Staff Publications

Staff Publications

  • external user (warningwarning)
  • Log in as
  • language uk
  • About

    'Staff publications' is the digital repository of Wageningen University & Research

    'Staff publications' contains references to publications authored by Wageningen University staff from 1976 onward.

    Publications authored by the staff of the Research Institutes are available from 1995 onwards.

    Full text documents are added when available. The database is updated daily and currently holds about 240,000 items, of which 72,000 in open access.

    We have a manual that explains all the features 

Record number 455722
Title Users' perspectives on decentralized rural water services in Tanzania
Author(s) Masanyiwa, Z.S.; Niehof, A.; Termeer, C.J.A.M.
Source Gender, Place & Culture : a Journal of Feminist Geography 22 (2015)7. - ISSN 0966-369X - p. 920 - 936.
DOI https://doi.org/10.1080/0966369X.2014.917283
Department(s) Sociology of Consumption and Households
Public Administration and Policy
WASS
Publication type Refereed Article in a scientific journal
Publication year 2015
Keyword(s) governance - gender - sustainability - networks - politics - reform
Abstract This article examines the impact of decentralization reforms on improving access to domestic water supply in the rural districts of Kondoa and Kongwa, Tanzania, using a users' and a gender perspective. The article addresses the question whether and to what extent the delivery of gender-sensitive water services to rural households improved after the reforms. Household- and village-level data were obtained through a household survey and qualitative methods. The findings show an increase of the proportion of households using improved sources of domestic water between 2002 and 2011. However, more than half of users still travel over a kilometre and use more than an hour to collect water in the dry season. Despite the increased proportion of women in water management committees, the outcomes of these decentralized arrangements differ for men and women. Overall, the reforms have produced contradictory effects by improving access to water supply for some users, and creating or reinforcing existing inter- and intra-village inequalities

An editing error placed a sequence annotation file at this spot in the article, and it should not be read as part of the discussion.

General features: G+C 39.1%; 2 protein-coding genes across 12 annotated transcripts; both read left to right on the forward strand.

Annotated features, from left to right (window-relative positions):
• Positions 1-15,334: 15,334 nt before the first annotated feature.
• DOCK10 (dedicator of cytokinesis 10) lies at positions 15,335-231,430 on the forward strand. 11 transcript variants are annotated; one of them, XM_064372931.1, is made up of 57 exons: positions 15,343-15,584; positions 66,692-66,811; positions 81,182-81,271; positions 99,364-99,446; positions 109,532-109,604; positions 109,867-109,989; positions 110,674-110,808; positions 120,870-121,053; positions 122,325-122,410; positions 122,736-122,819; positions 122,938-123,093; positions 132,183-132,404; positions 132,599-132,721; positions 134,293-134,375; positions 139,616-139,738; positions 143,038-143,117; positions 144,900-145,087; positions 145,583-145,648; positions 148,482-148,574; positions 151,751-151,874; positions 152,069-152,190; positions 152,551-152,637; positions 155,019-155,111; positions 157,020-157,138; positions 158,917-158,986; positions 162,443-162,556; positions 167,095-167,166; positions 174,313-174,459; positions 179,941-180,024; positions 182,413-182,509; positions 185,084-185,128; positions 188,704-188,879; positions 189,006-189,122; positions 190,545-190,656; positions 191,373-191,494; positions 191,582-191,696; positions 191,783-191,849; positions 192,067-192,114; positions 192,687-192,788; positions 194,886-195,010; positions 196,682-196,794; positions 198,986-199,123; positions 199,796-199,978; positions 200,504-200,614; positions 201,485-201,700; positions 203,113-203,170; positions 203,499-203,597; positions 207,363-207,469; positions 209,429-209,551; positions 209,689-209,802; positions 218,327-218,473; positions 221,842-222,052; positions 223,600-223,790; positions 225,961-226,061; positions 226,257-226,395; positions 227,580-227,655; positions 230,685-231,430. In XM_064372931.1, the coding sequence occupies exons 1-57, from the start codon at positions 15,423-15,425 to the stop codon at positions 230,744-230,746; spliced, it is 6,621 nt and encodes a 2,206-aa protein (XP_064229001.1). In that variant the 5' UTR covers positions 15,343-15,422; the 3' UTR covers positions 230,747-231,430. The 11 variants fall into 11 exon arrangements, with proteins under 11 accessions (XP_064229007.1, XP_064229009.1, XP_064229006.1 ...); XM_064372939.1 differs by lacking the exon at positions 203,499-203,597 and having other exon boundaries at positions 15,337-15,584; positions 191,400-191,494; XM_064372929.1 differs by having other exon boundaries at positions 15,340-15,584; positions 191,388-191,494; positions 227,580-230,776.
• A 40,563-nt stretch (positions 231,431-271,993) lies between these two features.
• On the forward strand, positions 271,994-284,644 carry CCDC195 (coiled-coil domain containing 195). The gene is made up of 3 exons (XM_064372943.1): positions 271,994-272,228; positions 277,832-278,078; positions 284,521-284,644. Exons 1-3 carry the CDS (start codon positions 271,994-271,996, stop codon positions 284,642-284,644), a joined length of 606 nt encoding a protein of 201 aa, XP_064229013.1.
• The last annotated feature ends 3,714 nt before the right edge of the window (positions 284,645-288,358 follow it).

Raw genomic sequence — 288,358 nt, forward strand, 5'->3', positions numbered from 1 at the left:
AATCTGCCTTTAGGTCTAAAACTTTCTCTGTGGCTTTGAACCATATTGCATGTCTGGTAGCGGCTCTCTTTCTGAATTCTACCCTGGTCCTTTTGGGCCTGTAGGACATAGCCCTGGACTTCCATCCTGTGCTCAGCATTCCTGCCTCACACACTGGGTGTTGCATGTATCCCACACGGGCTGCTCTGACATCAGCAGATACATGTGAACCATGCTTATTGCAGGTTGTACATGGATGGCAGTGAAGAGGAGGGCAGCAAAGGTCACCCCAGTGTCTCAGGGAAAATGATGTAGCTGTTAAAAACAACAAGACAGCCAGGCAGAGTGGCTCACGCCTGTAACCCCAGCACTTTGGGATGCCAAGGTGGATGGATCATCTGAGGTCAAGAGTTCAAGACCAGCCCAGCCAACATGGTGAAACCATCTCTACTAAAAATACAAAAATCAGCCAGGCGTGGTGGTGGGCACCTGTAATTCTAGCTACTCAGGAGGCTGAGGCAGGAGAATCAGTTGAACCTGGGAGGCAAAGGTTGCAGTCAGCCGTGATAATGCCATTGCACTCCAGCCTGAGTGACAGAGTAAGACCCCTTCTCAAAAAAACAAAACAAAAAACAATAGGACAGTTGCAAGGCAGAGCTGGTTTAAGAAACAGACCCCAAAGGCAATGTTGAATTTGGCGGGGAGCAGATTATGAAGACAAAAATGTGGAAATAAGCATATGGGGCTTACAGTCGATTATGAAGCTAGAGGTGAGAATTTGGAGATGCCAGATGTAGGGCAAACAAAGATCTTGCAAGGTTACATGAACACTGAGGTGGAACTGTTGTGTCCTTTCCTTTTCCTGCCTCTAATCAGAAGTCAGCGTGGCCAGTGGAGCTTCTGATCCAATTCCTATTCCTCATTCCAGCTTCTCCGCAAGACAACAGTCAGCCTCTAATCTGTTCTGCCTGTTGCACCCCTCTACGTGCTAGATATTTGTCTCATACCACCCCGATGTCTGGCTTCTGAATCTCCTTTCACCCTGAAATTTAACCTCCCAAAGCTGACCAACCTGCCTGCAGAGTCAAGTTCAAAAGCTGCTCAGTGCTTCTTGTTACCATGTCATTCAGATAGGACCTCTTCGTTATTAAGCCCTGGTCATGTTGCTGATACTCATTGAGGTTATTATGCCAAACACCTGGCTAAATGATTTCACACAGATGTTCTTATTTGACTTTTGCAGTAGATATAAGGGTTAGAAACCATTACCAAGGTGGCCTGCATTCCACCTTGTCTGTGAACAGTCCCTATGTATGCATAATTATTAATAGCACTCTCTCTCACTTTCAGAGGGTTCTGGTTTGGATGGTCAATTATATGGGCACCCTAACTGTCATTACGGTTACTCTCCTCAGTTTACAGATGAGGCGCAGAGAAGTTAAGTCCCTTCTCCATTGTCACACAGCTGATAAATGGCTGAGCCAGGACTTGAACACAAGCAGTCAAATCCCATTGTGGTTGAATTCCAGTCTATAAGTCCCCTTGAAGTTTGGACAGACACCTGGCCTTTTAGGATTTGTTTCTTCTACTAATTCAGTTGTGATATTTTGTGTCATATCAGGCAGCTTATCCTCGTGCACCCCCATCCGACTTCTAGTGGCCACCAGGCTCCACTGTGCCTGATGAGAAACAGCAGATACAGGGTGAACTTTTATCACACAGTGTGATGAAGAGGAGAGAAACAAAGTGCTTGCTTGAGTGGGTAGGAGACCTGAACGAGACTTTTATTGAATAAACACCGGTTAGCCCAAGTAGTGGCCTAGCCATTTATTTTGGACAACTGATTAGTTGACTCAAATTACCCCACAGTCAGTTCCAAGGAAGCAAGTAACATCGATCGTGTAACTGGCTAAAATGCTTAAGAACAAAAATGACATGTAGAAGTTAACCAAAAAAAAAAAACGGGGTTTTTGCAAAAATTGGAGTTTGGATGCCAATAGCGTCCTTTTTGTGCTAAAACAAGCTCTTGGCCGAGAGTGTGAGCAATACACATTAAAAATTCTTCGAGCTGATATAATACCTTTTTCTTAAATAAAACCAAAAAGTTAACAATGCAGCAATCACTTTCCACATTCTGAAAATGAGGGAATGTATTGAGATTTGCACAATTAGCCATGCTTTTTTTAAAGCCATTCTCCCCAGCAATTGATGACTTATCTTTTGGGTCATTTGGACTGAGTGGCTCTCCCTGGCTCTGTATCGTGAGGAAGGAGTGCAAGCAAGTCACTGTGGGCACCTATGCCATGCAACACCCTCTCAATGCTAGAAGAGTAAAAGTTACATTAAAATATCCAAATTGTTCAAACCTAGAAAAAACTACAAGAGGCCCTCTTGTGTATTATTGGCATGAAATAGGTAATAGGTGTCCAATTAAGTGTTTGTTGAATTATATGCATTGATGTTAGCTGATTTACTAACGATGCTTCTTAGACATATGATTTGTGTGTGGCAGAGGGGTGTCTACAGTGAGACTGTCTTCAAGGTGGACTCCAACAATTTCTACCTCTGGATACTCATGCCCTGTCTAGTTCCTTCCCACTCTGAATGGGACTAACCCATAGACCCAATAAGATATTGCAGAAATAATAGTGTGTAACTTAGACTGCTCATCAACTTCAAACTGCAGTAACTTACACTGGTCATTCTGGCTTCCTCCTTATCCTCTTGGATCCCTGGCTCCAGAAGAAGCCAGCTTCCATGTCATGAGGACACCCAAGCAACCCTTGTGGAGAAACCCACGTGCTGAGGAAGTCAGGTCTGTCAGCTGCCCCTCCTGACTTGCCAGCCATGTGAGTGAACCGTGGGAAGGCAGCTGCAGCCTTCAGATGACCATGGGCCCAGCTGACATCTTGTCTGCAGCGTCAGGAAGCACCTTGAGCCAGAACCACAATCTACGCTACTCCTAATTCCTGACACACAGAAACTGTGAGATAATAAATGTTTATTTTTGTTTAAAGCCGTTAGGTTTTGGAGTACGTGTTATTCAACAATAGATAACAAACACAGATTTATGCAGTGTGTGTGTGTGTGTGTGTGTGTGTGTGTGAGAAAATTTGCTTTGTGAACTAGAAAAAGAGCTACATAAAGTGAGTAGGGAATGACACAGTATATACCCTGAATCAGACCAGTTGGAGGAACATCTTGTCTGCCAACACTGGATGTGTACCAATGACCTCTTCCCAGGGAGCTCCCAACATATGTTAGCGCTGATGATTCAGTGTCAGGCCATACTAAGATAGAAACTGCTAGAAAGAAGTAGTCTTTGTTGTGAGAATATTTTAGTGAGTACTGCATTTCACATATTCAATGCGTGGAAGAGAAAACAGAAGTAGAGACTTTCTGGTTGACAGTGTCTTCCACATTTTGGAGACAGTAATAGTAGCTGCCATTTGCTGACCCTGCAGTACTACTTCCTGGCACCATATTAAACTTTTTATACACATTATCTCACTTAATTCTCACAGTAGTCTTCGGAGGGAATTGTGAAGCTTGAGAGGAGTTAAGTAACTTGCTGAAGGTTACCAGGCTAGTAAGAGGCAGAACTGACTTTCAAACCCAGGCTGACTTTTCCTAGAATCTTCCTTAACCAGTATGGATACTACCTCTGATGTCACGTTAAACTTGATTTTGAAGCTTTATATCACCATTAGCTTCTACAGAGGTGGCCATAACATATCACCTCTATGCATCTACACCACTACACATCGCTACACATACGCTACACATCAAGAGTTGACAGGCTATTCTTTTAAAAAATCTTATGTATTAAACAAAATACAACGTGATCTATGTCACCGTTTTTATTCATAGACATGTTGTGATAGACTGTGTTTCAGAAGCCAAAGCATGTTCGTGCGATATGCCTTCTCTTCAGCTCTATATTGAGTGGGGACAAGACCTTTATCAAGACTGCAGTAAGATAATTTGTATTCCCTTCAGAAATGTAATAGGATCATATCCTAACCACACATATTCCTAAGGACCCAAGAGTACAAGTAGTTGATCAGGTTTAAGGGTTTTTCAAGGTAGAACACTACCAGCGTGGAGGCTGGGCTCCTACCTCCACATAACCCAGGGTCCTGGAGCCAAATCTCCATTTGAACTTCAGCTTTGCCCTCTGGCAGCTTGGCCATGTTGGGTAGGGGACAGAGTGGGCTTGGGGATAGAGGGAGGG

Comments
There are no comments yet. You can post the first one!
Post a comment
 
Please log in to use this service. Login as Wageningen University & Research user or guest user in upper right hand corner of this page.